Search

Amazing Grace: Ipswich's 'forgotten' heroine

PUBLISHED: 05:15 01 December 2019

Grace, awaiting the arrival of a group of prisoners of war  Picture: Vulliamy family

Grace, awaiting the arrival of a group of prisoners of war Picture: Vulliamy family

Archant

She risked her skin smuggling people out of occupied Belgium. So why don't we remember her?

The Vulliamy family at Anna and Arthur’s golden wedding party. Grace is behind her father. The couple had married in the summer of 1864  Picture: Vulliamy familyThe Vulliamy family at Anna and Arthur’s golden wedding party. Grace is behind her father. The couple had married in the summer of 1864 Picture: Vulliamy family

Shouldn't Ipswich unveil a statue to honour one of its daughters who helped countless vulnerable people? Consider the evidence:

* Grace Vulliamy was once famous - becoming a life vice-president of the Save the Children Fund and being compared to nurses Florence Nightingale and Edith Cavell.

* She risked her skin in smuggling people out of occupied Holland and Belgium and back to England, including fugitive prisoners of war

* Grace battled the class system that excluded low-rank soldiers from deals to free or swap military prisoners

* A mental nurse, she realised the damage incarceration did to prisoners' mental health, and did what she could to help

* This "extraordinary lady" helped Quakers in civilian internment camps holding women, children and non-fighting men

* She met prisoners being exchanged at borders, and travelled with them back across the Channel

Grace Vulliamy plays with a puppy at The Hague, in the Netherlands  Picture: Vulliamy familyGrace Vulliamy plays with a puppy at The Hague, in the Netherlands Picture: Vulliamy family

* Grace was made a CBE

* She did relief work in several countries, including Poland following the Russian Revolution

* Later, she helped homeless and poor black people in South Africa.

Her biographer, Dr Katherine Storr, believes wider recognition is deserved. She accepts Grace wanted to remain in the shadows: anxious to keep her efforts private; keen to avoid recording anything that might be considered contentious, compromising or personal.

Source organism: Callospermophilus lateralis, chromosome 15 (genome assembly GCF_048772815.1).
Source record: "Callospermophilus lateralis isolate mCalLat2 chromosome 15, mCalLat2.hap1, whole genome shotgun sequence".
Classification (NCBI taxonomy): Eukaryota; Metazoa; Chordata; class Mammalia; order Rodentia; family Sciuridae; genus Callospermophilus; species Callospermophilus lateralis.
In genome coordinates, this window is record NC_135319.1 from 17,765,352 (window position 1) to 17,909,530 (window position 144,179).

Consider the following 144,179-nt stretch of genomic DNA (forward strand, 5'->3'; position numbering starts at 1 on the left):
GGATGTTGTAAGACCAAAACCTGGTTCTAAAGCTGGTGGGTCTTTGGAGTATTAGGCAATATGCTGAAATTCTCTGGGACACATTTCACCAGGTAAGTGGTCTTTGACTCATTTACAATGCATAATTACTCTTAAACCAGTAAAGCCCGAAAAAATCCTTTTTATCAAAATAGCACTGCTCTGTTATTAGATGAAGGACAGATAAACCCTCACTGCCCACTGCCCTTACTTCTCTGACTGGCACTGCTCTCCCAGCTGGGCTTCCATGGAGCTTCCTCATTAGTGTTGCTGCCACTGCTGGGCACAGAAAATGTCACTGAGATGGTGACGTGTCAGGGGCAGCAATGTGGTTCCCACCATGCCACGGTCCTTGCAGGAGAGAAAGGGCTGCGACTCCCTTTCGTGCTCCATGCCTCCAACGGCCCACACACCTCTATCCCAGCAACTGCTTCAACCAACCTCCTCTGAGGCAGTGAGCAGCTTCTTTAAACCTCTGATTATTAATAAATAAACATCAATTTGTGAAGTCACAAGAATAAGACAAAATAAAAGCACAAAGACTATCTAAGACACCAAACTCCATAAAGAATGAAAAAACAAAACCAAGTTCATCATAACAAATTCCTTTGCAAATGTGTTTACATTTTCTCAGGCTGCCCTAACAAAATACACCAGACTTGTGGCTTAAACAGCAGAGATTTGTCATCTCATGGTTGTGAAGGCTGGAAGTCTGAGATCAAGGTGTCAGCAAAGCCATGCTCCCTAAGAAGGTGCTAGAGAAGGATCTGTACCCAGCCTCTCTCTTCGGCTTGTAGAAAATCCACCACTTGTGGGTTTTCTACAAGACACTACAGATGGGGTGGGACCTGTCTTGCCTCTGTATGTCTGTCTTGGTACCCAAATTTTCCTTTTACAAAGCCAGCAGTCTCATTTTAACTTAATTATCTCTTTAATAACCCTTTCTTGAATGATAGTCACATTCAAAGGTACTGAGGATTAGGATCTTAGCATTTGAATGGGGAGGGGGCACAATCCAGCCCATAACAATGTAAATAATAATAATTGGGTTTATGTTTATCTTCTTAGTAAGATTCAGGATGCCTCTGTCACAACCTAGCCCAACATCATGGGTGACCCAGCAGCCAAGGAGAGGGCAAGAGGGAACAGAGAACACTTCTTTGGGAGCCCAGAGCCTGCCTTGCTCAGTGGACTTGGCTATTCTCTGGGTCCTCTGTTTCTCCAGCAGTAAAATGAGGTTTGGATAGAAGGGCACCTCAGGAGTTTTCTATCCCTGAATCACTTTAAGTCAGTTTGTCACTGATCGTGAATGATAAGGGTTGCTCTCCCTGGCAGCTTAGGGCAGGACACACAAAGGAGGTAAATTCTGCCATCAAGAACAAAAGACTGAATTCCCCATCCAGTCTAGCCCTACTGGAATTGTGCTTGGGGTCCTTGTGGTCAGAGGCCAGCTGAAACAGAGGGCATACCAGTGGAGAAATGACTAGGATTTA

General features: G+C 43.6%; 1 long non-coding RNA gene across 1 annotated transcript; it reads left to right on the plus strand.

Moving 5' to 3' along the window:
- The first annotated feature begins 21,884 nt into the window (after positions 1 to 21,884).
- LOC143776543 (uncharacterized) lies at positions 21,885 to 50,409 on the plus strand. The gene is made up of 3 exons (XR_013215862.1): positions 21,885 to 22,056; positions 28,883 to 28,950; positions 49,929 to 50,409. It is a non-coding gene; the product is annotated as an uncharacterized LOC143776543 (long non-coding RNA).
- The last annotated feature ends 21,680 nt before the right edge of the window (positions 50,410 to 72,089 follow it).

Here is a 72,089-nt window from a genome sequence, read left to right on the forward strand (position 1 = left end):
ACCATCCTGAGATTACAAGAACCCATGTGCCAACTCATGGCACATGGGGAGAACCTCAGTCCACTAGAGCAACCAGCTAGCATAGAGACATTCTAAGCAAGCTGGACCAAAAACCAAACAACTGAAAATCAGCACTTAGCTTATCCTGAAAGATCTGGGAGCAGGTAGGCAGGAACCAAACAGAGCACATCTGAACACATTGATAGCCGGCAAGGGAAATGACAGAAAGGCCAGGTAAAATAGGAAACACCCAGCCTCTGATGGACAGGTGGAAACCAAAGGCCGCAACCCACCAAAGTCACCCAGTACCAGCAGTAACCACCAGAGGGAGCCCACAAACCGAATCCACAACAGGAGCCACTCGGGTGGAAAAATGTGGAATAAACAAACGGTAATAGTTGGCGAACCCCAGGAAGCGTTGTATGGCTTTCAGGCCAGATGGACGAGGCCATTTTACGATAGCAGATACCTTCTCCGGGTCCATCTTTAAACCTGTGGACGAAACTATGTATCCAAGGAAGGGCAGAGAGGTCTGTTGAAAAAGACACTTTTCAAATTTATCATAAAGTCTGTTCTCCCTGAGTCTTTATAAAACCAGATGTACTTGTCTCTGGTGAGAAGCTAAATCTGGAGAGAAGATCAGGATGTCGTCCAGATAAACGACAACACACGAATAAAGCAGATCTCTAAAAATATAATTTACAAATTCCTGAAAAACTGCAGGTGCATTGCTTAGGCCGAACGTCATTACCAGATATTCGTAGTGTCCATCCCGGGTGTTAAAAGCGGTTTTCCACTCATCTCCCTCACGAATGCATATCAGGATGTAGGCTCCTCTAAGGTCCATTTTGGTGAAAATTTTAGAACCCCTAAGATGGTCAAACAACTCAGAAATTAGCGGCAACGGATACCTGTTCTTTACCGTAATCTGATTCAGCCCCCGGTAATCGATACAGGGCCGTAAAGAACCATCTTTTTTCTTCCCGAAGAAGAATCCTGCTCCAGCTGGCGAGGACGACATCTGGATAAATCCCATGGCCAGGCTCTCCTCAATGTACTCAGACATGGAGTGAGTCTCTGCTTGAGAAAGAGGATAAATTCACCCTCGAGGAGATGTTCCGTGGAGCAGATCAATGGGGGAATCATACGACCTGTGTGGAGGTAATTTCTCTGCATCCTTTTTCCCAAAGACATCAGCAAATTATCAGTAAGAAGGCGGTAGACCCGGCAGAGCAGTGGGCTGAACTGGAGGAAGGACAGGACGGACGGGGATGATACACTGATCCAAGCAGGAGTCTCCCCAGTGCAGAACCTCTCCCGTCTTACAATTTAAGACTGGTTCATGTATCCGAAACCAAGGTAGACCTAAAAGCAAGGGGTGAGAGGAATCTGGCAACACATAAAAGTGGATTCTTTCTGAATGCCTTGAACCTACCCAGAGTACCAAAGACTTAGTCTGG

So Grace left the faintest of "footprints"; the thinnest of paper-trails.

Katherine was teased by snippets she found while working on her PhD thesis, but they were limited. Until 2014, when the Vulliamy family revealed it had Grace's archive material and would she like to see it.

It led to the publication last year of book Shining While the Lamps were Out: The life of Grace Charlotte Vulliamy CBE, 1878-1957.

Grace Vulliamy after receiving the CBE. Her guests are nephew Tom Vulliamy Collard and her sister Violet  Picture: Courtesy Mark VulliamyGrace Vulliamy after receiving the CBE. Her guests are nephew Tom Vulliamy Collard and her sister Violet Picture: Courtesy Mark Vulliamy

You may also want to watch:

Katherine is heartened that Edinburgh was persuaded to put up a statue honouring Dr Elsie Inglis, famous during the First World War for work with the Scottish Women's Hospitals. Later, though, her name was "almost forgotten".

The author says: "It would be wonderful if Ipswich, where Grace was born on 12 September 1878, would do the same for her."

Unconventional

In 1881 we'd have found four-year-old Grace living at The Oakstead, a big house overlooking Spring Road in Ipswich. Flats stand there now.

She was the child of solicitor and coroner Arthur Vulliamy, a Liberal, and Anna. Grace's mother was involved with St Lawrence's Church (Dial Lane), the Mothers' Union and Girls' Friendly Society.

Grace Vulliamy, wearing a medal ribbon  Picture: Vulliamy familyGrace Vulliamy, wearing a medal ribbon Picture: Vulliamy family

Grace went to boarding schools. Unconventional and a rebel, she was expelled a couple of times. Later, she became a mental nurse.

When the First World War broke out she joined the Women's Emergency Corps and helped refugees flooding into Britain. Many years followed of helping prisoners of war, post-war refugees and others.

After "retirement" to Cape Town in 1937 she turned a big crate into a shack and launched a club for deprived black youths. After the war, with other women, she started a soup kitchen and relief centre. A children's nursery followed.

From these grew CAFDA. It's still there, as The Cape Flats Development Association - providing education, training and other programmes.

The greatest happiness

Adopted son Misha described his Ma in later life as "a charming, lively 'old lady' with a gorgeous sense of humour". She died in April, 1957, aged 78, at her cottage near Table Mountain.

Grace had been a born leader, though had not suffered fools gladly. Katherine writes that she "was a woman who pushed at boundaries… could be caustic and reduce inefficient workers to a 'quivering jelly'."

However, she was greatly loved, "because she expressed love for others, not in a sentimental manner but in one which restored their self-respect".

Katherine's 2018 book Shining While the Lamps were Out can be bought from Amazon for £15.30.

The author sums up this forgotten Ipswich woman perfectly: "She told her adopted son that the greatest happiness was to be found in thinking of others and it is evident that she spent her life doing exactly this."

Most Read

Most Read

Latest from the Stowmarket Mercury

Hot Jobs

Show Job Lists